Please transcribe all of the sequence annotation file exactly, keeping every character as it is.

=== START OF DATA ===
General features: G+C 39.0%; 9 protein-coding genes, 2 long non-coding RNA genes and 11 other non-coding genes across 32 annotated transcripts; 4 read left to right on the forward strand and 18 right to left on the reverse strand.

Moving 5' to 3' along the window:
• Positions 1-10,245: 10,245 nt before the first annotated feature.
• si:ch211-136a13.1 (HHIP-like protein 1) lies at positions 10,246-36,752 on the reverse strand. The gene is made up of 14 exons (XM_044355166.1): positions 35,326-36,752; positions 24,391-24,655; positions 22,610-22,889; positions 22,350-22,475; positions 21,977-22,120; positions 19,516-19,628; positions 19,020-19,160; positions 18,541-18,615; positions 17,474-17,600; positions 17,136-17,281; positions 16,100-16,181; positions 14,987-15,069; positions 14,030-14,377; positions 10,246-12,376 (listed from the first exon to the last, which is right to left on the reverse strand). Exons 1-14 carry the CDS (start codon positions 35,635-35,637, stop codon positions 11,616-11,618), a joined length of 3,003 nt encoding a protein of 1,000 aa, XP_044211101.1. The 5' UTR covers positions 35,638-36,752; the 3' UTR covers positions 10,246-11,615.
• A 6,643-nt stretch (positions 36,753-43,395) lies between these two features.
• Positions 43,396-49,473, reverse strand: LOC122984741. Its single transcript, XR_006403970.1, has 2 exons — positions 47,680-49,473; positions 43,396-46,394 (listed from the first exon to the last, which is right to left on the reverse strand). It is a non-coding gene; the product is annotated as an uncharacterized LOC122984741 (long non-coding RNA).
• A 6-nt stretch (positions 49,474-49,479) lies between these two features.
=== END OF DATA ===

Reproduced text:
General features: G+C 39.0%; 9 protein-coding genes, 2 long non-coding RNA genes and 11 other non-coding genes across 32 annotated transcripts; 4 read left to right on the forward strand and 18 right to left on the reverse strand.

Moving 5' to 3' along the window:
• Positions 1-10,245: 10,245 nt before the first annotated feature.
• si:ch211-136a13.1 (HHIP-like protein 1) lies at positions 10,246-36,752 on the reverse strand. The gene is made up of 14 exons (XM_044355166.1): positions 35,326-36,752; positions 24,391-24,655; positions 22,610-22,889; positions 22,350-22,475; positions 21,977-22,120; positions 19,516-19,628; positions 19,020-19,160; positions 18,541-18,615; positions 17,474-17,600; positions 17,136-17,281; positions 16,100-16,181; positions 14,987-15,069; positions 14,030-14,377; positions 10,246-12,376 (listed from the first exon to the last, which is right to left on the reverse strand). Exons 1-14 carry the CDS (start codon positions 35,635-35,637, stop codon positions 11,616-11,618), a joined length of 3,003 nt encoding a protein of 1,000 aa, XP_044211101.1. The 5' UTR covers positions 35,638-36,752; the 3' UTR covers positions 10,246-11,615.
• A 6,643-nt stretch (positions 36,753-43,395) lies between these two features.
• Positions 43,396-49,473, reverse strand: LOC122984741. Its single transcript, XR_006403970.1, has 2 exons — positions 47,680-49,473; positions 43,396-46,394 (listed from the first exon to the last, which is right to left on the reverse strand). It is a non-coding gene; the product is annotated as an uncharacterized LOC122984741 (long non-coding RNA).
• A 6-nt stretch (positions 49,474-49,479) lies between these two features.